It?s curious how quickly some in Washington have amnesia when it comes to discussing our nation?s deficit. Fiscal hawks in the House and Senate, who were adamant about extending Bush?s tax cuts for the rich (which would increase the deficit by more than $700 billion over the next two years) now insist they want to ?get serious? about the deficit by cutting Social Security. Very curious, indeed.Ignoring the fact that Social Security has a $2.6 trillion surplus and does not contribute to the deficit, fiscal hawks like Sen. Lindsey Graham (R-SC) are already on record saying they refuse to vote on raising the debt ceiling in March, without significant cuts to Social Security. Raising the debt ceiling is necessary to avoid economic disaster and default on U.S. debt obligations. Despite this, Graham still wants to take Social Security hostage:

The U.S. will likely need to increase its debt ceiling this spring, and Congress blocking that would be very bad for the country, Graham said.?To not raise the debt ceiling could be a default of the United States? bond and Treasury obligations,? he said. ?But this is an opportunity to make sure the government is changing its spending ways. I will not vote for the debt ceiling increase until I see a plan in place that will deal with our long-term debt obligations, starting with Social Security.?Making Social Security solvent will likely require raising the age when benefits can be taken and testing individuals for whether they financially need to tap the system, he said. That test should also apply for Medicare Part D, the prescription drug program.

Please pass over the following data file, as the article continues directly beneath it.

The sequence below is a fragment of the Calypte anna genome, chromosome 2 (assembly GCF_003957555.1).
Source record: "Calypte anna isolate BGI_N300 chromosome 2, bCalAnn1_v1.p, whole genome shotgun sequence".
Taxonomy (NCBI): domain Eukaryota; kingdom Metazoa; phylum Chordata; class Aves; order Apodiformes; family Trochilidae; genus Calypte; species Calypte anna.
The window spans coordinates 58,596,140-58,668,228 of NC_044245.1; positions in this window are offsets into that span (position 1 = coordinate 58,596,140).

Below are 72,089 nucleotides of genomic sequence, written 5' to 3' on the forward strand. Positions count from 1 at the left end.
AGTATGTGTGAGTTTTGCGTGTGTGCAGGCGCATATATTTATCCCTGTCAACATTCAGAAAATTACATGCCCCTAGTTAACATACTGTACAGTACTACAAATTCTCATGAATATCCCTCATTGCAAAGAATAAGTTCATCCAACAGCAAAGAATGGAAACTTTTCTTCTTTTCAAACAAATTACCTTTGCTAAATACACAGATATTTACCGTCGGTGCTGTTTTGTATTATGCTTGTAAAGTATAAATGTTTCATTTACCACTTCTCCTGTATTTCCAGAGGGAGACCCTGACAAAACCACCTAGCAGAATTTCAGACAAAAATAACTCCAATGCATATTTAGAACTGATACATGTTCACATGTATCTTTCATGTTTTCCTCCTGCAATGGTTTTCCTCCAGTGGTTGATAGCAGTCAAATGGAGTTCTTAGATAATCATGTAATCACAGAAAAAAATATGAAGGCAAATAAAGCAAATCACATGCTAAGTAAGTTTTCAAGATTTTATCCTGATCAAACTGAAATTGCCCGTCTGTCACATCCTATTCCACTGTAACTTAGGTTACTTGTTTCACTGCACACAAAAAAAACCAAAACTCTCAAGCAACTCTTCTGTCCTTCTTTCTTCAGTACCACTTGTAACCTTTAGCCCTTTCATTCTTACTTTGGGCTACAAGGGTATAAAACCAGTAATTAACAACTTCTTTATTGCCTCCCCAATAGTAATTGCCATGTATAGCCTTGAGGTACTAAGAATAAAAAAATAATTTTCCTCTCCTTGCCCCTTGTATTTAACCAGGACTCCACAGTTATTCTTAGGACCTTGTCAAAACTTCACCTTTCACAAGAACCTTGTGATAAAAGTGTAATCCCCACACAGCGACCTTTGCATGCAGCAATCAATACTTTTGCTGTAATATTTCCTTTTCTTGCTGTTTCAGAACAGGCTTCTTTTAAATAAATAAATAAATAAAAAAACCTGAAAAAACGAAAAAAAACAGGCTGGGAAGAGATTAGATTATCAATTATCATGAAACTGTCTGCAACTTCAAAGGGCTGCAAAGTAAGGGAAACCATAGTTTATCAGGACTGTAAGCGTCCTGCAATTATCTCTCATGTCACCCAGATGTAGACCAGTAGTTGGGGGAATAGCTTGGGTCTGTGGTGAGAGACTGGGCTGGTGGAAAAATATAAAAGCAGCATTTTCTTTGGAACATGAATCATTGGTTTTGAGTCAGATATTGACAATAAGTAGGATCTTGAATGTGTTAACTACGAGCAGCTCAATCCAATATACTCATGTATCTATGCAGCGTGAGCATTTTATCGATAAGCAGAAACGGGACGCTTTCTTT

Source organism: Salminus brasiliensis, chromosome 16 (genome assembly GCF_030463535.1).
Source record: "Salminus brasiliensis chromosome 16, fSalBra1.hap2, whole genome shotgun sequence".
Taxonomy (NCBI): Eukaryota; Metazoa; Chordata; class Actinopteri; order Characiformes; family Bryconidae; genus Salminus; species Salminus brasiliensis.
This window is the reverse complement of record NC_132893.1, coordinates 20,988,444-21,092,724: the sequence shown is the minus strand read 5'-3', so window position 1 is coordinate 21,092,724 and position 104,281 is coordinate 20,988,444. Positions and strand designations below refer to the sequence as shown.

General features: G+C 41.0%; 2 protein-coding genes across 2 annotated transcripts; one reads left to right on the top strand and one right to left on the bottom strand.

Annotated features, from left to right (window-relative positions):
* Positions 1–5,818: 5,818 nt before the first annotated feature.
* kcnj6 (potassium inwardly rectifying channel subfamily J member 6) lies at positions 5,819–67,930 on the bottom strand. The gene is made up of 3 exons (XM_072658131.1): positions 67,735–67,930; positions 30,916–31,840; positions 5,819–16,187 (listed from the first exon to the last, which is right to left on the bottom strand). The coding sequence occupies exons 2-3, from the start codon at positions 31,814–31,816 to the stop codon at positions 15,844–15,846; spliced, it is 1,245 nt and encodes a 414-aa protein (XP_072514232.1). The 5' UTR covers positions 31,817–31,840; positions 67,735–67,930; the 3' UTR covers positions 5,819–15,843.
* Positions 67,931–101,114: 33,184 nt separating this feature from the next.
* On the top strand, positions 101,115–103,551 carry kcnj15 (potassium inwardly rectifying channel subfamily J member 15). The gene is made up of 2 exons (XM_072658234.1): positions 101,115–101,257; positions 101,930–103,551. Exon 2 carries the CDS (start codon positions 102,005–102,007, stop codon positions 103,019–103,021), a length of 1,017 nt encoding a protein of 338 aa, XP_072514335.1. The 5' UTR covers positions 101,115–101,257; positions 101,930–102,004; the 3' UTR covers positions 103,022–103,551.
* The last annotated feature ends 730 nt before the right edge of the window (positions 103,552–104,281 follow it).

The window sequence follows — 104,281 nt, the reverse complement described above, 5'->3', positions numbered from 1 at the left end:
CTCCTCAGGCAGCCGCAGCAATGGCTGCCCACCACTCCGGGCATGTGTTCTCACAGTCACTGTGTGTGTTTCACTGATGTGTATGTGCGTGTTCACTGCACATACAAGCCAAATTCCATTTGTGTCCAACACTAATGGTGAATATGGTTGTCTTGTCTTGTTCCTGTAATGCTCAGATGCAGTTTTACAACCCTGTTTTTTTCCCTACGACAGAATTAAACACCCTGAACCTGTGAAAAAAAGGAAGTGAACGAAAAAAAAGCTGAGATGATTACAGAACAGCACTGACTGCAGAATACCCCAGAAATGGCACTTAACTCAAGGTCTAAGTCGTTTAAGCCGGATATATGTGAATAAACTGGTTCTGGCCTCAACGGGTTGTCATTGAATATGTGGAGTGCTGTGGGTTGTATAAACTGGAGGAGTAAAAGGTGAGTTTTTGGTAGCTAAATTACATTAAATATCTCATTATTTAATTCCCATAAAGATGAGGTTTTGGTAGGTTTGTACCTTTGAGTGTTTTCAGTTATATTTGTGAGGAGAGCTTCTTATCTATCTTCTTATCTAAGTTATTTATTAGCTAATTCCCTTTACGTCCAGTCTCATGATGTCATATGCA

As the new Republican majority House of Representatives readies for 2011, all reports say the focus will be on austerity and spending cuts. Brian Reidl, of the conservative Heritage Foundation, has outlined a deficit reduction plan for House Republicans to consider, that would cut Social Security.

?The difficulty for Republicans is that they?re concentrating their cuts in a small sliver of the budget,? Mr. Riedl said. ?They should also be addressing large entitlement programs, such as Medicare and Social Security, which are the main source of our budget problems. Cutting $100 billion from these other programs isn?t just a matter of eliminating waste, fraud and abuse. It will involve real cuts in real programs.?

The threats to Social Security are real. Despite the fact most Americans have not recovered from the recession and suffered serious losses in their 401(k)s and savings, some in Washington still would take away what little economic cushion lower and middle income workers have left for their future. This is why the National Committee to Preserve Social Security and Medicare will start a new radio ad campaign tomorrow, when the 112th Congress convenes, reminding our representatives ?Hands Off Social Security!?If you want to send a reminder of your own, use the National Committee?s E-Card, which can be sent to Senate Majority Leader Harry Reid, Speaker of the House John Boehner, Senate Minority Leader Mitch McConnell and House Minority Leader Nancy Pelosi.